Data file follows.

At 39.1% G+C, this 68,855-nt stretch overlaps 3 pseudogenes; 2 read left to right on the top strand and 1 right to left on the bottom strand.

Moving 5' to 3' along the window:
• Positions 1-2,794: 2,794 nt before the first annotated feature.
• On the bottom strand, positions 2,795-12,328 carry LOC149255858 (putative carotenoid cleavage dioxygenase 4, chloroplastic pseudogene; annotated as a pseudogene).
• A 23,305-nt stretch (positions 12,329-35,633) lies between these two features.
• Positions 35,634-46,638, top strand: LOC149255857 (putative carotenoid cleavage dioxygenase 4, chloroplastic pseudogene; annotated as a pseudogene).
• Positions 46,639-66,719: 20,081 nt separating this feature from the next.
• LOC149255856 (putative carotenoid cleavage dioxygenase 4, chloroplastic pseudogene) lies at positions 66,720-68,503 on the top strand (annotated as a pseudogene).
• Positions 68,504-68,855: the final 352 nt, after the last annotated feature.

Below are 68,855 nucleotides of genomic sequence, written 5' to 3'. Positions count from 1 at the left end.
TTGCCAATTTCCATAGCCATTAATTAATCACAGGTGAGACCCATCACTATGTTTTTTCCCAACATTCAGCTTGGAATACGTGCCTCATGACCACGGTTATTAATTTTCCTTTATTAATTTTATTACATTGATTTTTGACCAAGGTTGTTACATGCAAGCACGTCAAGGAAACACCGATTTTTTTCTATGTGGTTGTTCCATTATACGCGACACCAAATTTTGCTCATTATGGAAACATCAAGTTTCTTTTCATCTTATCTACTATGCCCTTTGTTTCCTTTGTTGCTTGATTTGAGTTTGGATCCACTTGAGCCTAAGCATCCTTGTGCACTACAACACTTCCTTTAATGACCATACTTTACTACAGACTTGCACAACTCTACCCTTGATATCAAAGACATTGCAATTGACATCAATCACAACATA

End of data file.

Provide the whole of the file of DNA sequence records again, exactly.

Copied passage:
At 39.1% G+C, this 68,855-nt stretch overlaps 3 pseudogenes; 2 read left to right on the top strand and 1 right to left on the bottom strand.

Moving 5' to 3' along the window:
• Positions 1-2,794: 2,794 nt before the first annotated feature.
• On the bottom strand, positions 2,795-12,328 carry LOC149255858 (putative carotenoid cleavage dioxygenase 4, chloroplastic pseudogene; annotated as a pseudogene).
• A 23,305-nt stretch (positions 12,329-35,633) lies between these two features.
• Positions 35,634-46,638, top strand: LOC149255857 (putative carotenoid cleavage dioxygenase 4, chloroplastic pseudogene; annotated as a pseudogene).
• Positions 46,639-66,719: 20,081 nt separating this feature from the next.
• LOC149255856 (putative carotenoid cleavage dioxygenase 4, chloroplastic pseudogene) lies at positions 66,720-68,503 on the top strand (annotated as a pseudogene).
• Positions 68,504-68,855: the final 352 nt, after the last annotated feature.

Below are 68,855 nucleotides of genomic sequence, written 5' to 3'. Positions count from 1 at the left end.
TTGCCAATTTCCATAGCCATTAATTAATCACAGGTGAGACCCATCACTATGTTTTTTCCCAACATTCAGCTTGGAATACGTGCCTCATGACCACGGTTATTAATTTTCCTTTATTAATTTTATTACATTGATTTTTGACCAAGGTTGTTACATGCAAGCACGTCAAGGAAACACCGATTTTTTTCTATGTGGTTGTTCCATTATACGCGACACCAAATTTTGCTCATTATGGAAACATCAAGTTTCTTTTCATCTTATCTACTATGCCCTTTGTTTCCTTTGTTGCTTGATTTGAGTTTGGATCCACTTGAGCCTAAGCATCCTTGTGCACTACAACACTTCCTTTAATGACCATACTTTACTACAGACTTGCACAACTCTACCCTTGATATCAAAGACATTGCAATTGACATCAATCACAACATA